While my symptoms are minimal, I do wake the next morning to a rather loud fart. I thought it was my imagination, but now that I'm aware, the correlation is clear: the morning after eating wheat, I fart. It's not enough to make me give up wheat entirely, but it's enough for me to consider it nothing I want as a major component of my daily diet.
            "Right is right, even if no one is doing it; wrong is wrong, even if everyone is doing it." - St. Augustine

            B*tch-lite

            Who says back fat is a bad thing? Maybe on a hairy guy at the beach, but not on a crab.

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            • #21
              He doesn't specifically mention target wheat. Grains come in over a hundred varieties and types, saying grains are bad is such a broad faulty statement it's no wonder it gets laughed at. Phytates and lectins are way overblown. The dose makes the poison and in moderate amounts both can be actually beneficial for you. Even celiac is more complicated, I have known celiacs who can tolerate certain rye bread if it's prepared in a more traditional way.

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              • #22
                Anyone know if sensitivity to other grains/grasses correlates to a higher sensitivity to gluten? I'm curious because I'm highly, HIGHLY intolerant to buckwheat. Picture the worst, most painful, most body-destroying vomit session you ever had--this is what happens to me ten minutes after ingesting even the smallest amount of buckwheat. Like I drank an entire bottle of Captain Morgan to wash down five-day-old meatloaf from a street vendor, that's the level of barfing we're talking about. Now, I don't get nauseous from wheat or gluten, but I do get other obvious intolerance reactions like a described before. Is it just a coincidence?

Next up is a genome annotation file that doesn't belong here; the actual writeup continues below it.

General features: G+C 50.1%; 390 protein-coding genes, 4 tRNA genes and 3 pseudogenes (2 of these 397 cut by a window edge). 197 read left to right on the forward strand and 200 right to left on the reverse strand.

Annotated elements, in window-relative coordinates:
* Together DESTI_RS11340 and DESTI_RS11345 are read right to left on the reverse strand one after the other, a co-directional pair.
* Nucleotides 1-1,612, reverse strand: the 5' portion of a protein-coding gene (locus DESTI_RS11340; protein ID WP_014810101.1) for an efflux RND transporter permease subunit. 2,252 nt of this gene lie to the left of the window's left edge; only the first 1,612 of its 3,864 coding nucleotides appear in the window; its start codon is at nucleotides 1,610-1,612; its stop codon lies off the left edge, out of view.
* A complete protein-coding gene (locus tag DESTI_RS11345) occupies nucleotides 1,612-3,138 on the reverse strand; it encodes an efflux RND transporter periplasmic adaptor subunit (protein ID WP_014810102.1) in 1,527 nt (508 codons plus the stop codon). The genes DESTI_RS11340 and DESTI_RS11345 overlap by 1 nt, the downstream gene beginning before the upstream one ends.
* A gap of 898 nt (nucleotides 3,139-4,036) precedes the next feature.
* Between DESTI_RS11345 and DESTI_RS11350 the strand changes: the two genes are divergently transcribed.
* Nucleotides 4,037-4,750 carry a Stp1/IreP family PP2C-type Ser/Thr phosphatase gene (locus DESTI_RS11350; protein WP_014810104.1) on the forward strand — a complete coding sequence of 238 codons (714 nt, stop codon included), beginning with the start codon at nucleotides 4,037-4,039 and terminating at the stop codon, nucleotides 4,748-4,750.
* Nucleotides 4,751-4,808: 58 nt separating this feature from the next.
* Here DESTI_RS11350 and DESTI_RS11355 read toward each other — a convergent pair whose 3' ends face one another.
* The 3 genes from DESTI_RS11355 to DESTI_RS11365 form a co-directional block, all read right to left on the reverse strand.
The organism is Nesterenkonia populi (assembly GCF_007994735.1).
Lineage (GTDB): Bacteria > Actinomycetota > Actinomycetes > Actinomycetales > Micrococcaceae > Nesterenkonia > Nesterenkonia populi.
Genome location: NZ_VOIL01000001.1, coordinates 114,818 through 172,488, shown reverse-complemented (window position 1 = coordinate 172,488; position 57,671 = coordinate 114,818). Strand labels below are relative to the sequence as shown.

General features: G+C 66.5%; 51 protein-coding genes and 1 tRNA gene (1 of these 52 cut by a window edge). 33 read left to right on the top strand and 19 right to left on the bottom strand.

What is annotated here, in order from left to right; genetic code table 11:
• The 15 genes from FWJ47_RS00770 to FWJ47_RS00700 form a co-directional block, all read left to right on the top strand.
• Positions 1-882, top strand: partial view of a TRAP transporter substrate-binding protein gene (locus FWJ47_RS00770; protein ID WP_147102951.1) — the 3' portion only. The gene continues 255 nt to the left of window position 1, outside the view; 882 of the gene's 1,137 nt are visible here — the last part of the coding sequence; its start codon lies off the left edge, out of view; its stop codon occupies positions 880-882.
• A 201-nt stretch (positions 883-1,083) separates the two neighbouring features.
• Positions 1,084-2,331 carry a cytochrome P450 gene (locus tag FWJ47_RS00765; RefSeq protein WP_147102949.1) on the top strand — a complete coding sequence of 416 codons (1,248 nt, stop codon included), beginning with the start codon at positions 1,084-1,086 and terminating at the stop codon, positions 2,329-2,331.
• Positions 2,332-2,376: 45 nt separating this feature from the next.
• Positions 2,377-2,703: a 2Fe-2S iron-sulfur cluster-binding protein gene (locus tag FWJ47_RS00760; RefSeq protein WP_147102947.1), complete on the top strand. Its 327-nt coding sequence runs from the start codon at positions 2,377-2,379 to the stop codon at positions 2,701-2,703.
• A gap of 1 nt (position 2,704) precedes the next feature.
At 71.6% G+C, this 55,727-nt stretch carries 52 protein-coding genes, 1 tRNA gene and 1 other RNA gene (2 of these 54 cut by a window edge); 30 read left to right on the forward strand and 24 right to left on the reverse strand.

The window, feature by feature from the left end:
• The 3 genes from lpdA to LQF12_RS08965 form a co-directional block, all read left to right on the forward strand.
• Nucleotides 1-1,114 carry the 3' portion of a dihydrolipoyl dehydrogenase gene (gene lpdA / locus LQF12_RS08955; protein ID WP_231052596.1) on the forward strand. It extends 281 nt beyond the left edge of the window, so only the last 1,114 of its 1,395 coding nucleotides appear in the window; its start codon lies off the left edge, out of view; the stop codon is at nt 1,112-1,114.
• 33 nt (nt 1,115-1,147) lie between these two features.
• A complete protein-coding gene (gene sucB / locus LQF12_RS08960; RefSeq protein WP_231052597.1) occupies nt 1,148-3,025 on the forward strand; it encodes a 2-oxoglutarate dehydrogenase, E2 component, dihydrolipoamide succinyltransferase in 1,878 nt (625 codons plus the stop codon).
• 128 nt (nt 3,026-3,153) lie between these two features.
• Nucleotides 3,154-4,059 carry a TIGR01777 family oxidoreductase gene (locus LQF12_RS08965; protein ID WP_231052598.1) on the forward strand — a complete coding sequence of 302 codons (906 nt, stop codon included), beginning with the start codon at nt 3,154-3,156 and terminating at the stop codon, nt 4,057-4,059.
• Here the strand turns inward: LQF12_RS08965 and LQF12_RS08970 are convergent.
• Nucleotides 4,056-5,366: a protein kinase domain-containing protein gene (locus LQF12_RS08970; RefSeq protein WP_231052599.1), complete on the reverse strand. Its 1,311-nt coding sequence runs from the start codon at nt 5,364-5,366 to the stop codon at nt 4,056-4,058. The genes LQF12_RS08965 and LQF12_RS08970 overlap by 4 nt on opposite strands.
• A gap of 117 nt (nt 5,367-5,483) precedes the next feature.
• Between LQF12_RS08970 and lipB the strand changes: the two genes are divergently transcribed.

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                • #23
                  Originally posted by heatseeker View Post
                  Anyone know if sensitivity to other grains/grasses correlates to a higher sensitivity to gluten? I'm curious because I'm highly, HIGHLY intolerant to buckwheat. Picture the worst, most painful, most body-destroying vomit session you ever had--this is what happens to me ten minutes after ingesting even the smallest amount of buckwheat. Like I drank an entire bottle of Captain Morgan to wash down five-day-old meatloaf from a street vendor, that's the level of barfing we're talking about. Now, I don't get nauseous from wheat or gluten, but I do get other obvious intolerance reactions like a described before. Is it just a coincidence?
                  Lots of people who are gluten-intolerant also have problems with dairy and other grains. I'm sensitive to buckwheat and corn.